The court of public opinion is brutal. When you are dealing with a narcissist, you will find dozens of people with a loud opinion about you and the situation despite the fact that they aren’t involved and don’t know all the facts. Sure these rumors don’t matter, but you also don’t need them flying around about you when you have bigger problems to deal with. You can be as blameless as possible by reporting abuses or anything that makes you uncomfortable.

The legal court is all about justice, and for that reason often misses the mark. They want documents and facts, but abusers don’t always leave proof. It is important to be methodical about collecting what you do have, and ending the situation. When you want the law to protect you and take you seriously, you have to take steps to show that you too are taking your safety seriously.

Statistics say it takes a victim up to 7 tries to leave an abuser. That is 6 tries too many! Don’t waste any more of your precious life or your children’s lives hoping a narcissist will change. They won’t. They will just make things harder for you the longer you stay. If you are dealing with a narcissist, trust your instincts, file reports for any crimes as soon as they happen, and leave. It is very hard to do, but if you don’t it’s even worse in the long run.

4 thoughts on “Why you should always report neglect or violence in a relationship…and leave

  1. This is really good advice, but the people who are able to report the very first violence, or, more likely, walk away at the first sign of dodgy behaviour, are not the people who get sucked into these relationships. Don’t get me wrong – if someone is reading this, the blog is entirely true – leave now and start reporting now. But (and I know this sounds ridiculous) I didn’t know I was being abused, even when he was being physically violent. I thought he was a troubled man who needed my help. Report him to the Police? I’d sooner have been punched in the head – oh, wait, I was! I only called the Police when two factors were in play – the violence was such that I feared for my life, and I was able to reach a phone. Some of the worst violence I didn’t report because I couldn’t get to a phone as it was happening. When it was over, I still didn’t report it, because the relationship was more important. I was lucky, because work colleagues reported my injuries to the Police on several occasions, and I took photographs. What I would also say is it is never too late to begin reporting incidents. The ex got sent to prison eventually because I prosecuted him. ‘Clare’s Law’ in the UK means that when the Police hear he is with another partner (or if a partner or concerned other asks the Police), they can inform them of his past as a domestic abuser and stalker. Again, I got it wrong because I always thought the stalking was about to stop, so I didn’t report the first incidents. So what I would urge people to do is to begin reporting the minute you know something is wrong. Go against your heart. The Police in the UK have training on domestic violence, they will understand why you don’t leave. Get in touch with Women’s Aid at the very least.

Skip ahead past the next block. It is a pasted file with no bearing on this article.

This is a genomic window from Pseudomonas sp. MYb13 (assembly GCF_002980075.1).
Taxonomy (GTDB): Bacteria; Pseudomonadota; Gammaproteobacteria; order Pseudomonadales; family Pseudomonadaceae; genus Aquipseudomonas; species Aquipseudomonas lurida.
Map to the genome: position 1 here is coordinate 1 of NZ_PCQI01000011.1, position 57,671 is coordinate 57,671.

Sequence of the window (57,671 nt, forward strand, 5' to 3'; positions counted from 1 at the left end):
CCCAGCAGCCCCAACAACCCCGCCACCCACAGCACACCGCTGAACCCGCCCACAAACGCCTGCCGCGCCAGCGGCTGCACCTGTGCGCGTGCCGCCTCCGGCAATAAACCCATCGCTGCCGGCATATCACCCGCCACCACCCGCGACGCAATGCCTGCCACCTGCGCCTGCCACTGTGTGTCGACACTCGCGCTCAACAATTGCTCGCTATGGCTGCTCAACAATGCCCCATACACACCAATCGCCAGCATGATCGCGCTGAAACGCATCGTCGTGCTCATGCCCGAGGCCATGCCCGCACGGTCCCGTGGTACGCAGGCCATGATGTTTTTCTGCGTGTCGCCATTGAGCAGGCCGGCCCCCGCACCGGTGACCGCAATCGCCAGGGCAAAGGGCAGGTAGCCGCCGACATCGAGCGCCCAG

2. I gave him my cadillac. I am not stupid. I really was not giving it to him so he “would make ME ME ME HIS MAIN SQUEEZE ” as he keeps painting this ugly awful humiliating picture of me as. O there’s more. I have a migraine! ! I am FREE. FIRST DAY THAT I TRULY AM AND I KNOW I TRULY AM DONE. CHANGING CELL NUMBER, BLOCKED LANDLINE NUMBER, TOLD HIM STAY THE F*** AWAY FROM ME, HOME, MY HOOD, IF SEES ME, HE BEST TURN OTHER WAY. Trust me, at a point in life, I may not know judo, I DO KNOW I AM NOT GONNA NOT DO NOTHIN HOWEVERRR. Age 54, many violent sociopaths, some dead, I am still here, my nose never broken, well I never fought back but must have been adept at ducking and slithering etc. Oh and those GD bullets too. Amazing how people think you’re tuff if you”‘ve been on the wrong end of a sawed off shot gun and held hostage by one who was CALM, METHODICAL, and doesn’t take guns out without blowing holes in people. Omg I am getting sick. Will have to continue later! God bless you all! Thank you Joanna for your amazing blog it is helping myself and many of my friends VERY much ❤

  3. They charm their ways out of trouble, they fool people, they rationalize their bad behavior in ways that seem logical…and they keep getting away with it. Where such information?